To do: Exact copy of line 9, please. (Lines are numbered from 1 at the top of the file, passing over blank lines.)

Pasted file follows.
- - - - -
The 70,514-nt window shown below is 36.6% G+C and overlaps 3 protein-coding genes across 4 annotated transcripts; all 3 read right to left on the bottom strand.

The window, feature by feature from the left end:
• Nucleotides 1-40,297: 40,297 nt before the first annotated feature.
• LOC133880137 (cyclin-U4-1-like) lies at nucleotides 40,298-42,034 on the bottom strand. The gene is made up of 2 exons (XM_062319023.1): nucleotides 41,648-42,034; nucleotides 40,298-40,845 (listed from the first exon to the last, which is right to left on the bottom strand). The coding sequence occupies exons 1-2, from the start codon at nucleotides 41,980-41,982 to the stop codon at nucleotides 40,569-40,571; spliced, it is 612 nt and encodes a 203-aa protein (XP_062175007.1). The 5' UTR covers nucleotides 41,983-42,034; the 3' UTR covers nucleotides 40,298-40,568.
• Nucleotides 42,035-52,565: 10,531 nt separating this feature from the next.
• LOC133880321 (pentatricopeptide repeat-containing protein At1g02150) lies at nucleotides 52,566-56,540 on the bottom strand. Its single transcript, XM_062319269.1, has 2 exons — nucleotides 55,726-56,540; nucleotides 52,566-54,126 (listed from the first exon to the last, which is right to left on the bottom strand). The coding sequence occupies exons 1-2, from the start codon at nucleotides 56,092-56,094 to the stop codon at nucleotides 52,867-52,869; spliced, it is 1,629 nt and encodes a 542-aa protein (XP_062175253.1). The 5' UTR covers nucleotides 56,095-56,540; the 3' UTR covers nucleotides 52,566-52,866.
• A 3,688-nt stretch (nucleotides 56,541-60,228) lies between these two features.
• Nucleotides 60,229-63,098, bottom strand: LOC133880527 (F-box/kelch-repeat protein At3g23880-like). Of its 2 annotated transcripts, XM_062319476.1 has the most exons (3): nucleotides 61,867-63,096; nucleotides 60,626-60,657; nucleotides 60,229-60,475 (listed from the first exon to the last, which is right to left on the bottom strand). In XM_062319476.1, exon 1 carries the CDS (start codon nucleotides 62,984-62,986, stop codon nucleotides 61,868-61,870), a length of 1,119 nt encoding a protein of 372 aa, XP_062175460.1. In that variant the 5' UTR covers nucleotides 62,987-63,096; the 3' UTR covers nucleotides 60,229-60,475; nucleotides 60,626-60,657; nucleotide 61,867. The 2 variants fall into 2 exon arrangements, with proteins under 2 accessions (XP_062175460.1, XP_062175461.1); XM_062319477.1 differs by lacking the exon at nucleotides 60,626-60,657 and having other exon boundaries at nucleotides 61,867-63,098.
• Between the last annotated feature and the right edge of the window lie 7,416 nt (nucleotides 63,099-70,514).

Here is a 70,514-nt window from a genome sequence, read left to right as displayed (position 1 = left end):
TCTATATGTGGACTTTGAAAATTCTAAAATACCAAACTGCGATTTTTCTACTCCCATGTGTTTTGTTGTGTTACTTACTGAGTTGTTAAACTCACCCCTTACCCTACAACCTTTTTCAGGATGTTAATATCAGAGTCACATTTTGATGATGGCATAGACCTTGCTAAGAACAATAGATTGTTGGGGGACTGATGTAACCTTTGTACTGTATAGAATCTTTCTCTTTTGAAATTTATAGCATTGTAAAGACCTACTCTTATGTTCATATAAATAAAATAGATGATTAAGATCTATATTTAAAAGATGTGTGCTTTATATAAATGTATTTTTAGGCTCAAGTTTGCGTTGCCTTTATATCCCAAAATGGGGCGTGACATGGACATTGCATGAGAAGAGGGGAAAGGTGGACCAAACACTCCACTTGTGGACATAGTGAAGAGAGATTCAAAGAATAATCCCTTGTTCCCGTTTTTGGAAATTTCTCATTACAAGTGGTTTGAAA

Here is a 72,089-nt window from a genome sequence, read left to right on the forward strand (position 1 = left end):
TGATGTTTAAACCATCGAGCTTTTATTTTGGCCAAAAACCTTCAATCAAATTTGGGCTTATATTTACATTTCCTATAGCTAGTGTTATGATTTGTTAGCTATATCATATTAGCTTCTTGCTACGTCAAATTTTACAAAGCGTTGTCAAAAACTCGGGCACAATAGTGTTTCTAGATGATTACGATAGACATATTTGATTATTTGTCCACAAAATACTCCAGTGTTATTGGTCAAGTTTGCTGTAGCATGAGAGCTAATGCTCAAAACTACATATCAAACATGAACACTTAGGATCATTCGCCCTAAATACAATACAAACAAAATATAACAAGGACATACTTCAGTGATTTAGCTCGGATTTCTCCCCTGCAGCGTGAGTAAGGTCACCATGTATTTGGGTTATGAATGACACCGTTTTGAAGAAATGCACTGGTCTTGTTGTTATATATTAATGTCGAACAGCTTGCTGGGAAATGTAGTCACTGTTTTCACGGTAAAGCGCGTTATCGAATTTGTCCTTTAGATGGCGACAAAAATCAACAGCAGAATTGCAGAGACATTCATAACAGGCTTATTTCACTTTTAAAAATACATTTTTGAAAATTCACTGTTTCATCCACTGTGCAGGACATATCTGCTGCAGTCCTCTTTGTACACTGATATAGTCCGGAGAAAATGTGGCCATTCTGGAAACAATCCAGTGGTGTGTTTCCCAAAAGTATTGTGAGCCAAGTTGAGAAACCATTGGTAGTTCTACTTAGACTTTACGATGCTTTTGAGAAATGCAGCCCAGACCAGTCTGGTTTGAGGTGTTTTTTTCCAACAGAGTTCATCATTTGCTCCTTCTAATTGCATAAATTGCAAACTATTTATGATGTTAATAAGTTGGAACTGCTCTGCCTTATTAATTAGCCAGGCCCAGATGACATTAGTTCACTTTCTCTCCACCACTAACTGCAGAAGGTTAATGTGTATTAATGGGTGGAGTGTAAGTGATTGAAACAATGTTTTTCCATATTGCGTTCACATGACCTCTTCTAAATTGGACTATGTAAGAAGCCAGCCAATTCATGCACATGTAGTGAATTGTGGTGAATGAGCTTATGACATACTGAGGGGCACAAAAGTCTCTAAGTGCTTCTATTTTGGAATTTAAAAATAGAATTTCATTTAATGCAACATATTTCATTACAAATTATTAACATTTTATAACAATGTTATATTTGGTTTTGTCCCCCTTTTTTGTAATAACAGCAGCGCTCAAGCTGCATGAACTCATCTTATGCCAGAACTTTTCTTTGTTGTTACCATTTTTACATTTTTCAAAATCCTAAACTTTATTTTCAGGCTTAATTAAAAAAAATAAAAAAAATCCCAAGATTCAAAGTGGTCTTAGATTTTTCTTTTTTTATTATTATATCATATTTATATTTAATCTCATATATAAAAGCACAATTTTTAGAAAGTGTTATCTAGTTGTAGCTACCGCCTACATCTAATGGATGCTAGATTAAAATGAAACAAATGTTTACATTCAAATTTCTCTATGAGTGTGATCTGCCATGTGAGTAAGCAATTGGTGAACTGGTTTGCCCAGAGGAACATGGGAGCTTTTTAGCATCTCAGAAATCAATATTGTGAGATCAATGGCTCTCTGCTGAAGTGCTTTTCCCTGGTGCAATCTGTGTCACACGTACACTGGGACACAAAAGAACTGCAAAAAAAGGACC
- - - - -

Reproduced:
• Between the last annotated feature and the right edge of the window lie 7,416 nt (nucleotides 63,099-70,514).